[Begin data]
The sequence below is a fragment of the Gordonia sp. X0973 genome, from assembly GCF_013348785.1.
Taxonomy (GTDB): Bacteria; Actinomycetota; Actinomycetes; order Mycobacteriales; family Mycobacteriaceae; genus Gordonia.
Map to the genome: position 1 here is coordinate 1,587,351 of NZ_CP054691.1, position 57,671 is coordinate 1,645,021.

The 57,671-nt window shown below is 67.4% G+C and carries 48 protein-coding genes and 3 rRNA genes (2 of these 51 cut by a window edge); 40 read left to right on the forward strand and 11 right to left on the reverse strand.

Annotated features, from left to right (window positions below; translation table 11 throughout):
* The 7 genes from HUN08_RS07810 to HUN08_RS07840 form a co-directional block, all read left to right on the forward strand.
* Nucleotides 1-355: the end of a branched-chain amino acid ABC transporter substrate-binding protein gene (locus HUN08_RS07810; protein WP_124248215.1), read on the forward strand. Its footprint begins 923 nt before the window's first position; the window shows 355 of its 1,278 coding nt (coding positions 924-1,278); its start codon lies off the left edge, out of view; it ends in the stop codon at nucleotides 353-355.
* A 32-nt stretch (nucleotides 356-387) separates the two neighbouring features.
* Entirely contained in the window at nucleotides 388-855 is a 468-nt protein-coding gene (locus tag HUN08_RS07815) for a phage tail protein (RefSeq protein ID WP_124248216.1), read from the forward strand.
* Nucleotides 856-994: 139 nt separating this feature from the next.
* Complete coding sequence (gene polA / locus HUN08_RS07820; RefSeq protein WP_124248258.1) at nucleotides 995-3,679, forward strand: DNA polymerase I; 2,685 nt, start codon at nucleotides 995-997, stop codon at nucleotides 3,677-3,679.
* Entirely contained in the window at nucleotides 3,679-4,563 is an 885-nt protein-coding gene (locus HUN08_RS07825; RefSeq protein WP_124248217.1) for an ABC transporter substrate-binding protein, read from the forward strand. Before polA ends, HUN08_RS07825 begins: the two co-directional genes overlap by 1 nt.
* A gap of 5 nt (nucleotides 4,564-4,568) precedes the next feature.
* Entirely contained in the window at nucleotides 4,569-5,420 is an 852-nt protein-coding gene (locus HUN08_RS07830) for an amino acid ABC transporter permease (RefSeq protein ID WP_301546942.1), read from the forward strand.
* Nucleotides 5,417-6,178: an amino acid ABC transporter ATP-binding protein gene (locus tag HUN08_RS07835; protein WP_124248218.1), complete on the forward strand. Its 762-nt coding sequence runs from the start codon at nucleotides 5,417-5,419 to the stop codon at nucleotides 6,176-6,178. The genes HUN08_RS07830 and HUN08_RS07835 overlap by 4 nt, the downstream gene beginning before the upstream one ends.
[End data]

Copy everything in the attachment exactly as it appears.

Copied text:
The sequence below is a fragment of the Gordonia sp. X0973 genome, from assembly GCF_013348785.1.
Taxonomy (GTDB): Bacteria; Actinomycetota; Actinomycetes; order Mycobacteriales; family Mycobacteriaceae; genus Gordonia.
Map to the genome: position 1 here is coordinate 1,587,351 of NZ_CP054691.1, position 57,671 is coordinate 1,645,021.

The 57,671-nt window shown below is 67.4% G+C and carries 48 protein-coding genes and 3 rRNA genes (2 of these 51 cut by a window edge); 40 read left to right on the forward strand and 11 right to left on the reverse strand.

Annotated features, from left to right (window positions below; translation table 11 throughout):
* The 7 genes from HUN08_RS07810 to HUN08_RS07840 form a co-directional block, all read left to right on the forward strand.
* Nucleotides 1-355: the end of a branched-chain amino acid ABC transporter substrate-binding protein gene (locus HUN08_RS07810; protein WP_124248215.1), read on the forward strand. Its footprint begins 923 nt before the window's first position; the window shows 355 of its 1,278 coding nt (coding positions 924-1,278); its start codon lies off the left edge, out of view; it ends in the stop codon at nucleotides 353-355.
* A 32-nt stretch (nucleotides 356-387) separates the two neighbouring features.
* Entirely contained in the window at nucleotides 388-855 is a 468-nt protein-coding gene (locus tag HUN08_RS07815) for a phage tail protein (RefSeq protein ID WP_124248216.1), read from the forward strand.
* Nucleotides 856-994: 139 nt separating this feature from the next.
* Complete coding sequence (gene polA / locus HUN08_RS07820; RefSeq protein WP_124248258.1) at nucleotides 995-3,679, forward strand: DNA polymerase I; 2,685 nt, start codon at nucleotides 995-997, stop codon at nucleotides 3,677-3,679.
* Entirely contained in the window at nucleotides 3,679-4,563 is an 885-nt protein-coding gene (locus HUN08_RS07825; RefSeq protein WP_124248217.1) for an ABC transporter substrate-binding protein, read from the forward strand. Before polA ends, HUN08_RS07825 begins: the two co-directional genes overlap by 1 nt.
* A gap of 5 nt (nucleotides 4,564-4,568) precedes the next feature.
* Entirely contained in the window at nucleotides 4,569-5,420 is an 852-nt protein-coding gene (locus HUN08_RS07830) for an amino acid ABC transporter permease (RefSeq protein ID WP_301546942.1), read from the forward strand.
* Nucleotides 5,417-6,178: an amino acid ABC transporter ATP-binding protein gene (locus tag HUN08_RS07835; protein WP_124248218.1), complete on the forward strand. Its 762-nt coding sequence runs from the start codon at nucleotides 5,417-5,419 to the stop codon at nucleotides 6,176-6,178. The genes HUN08_RS07830 and HUN08_RS07835 overlap by 4 nt, the downstream gene beginning before the upstream one ends.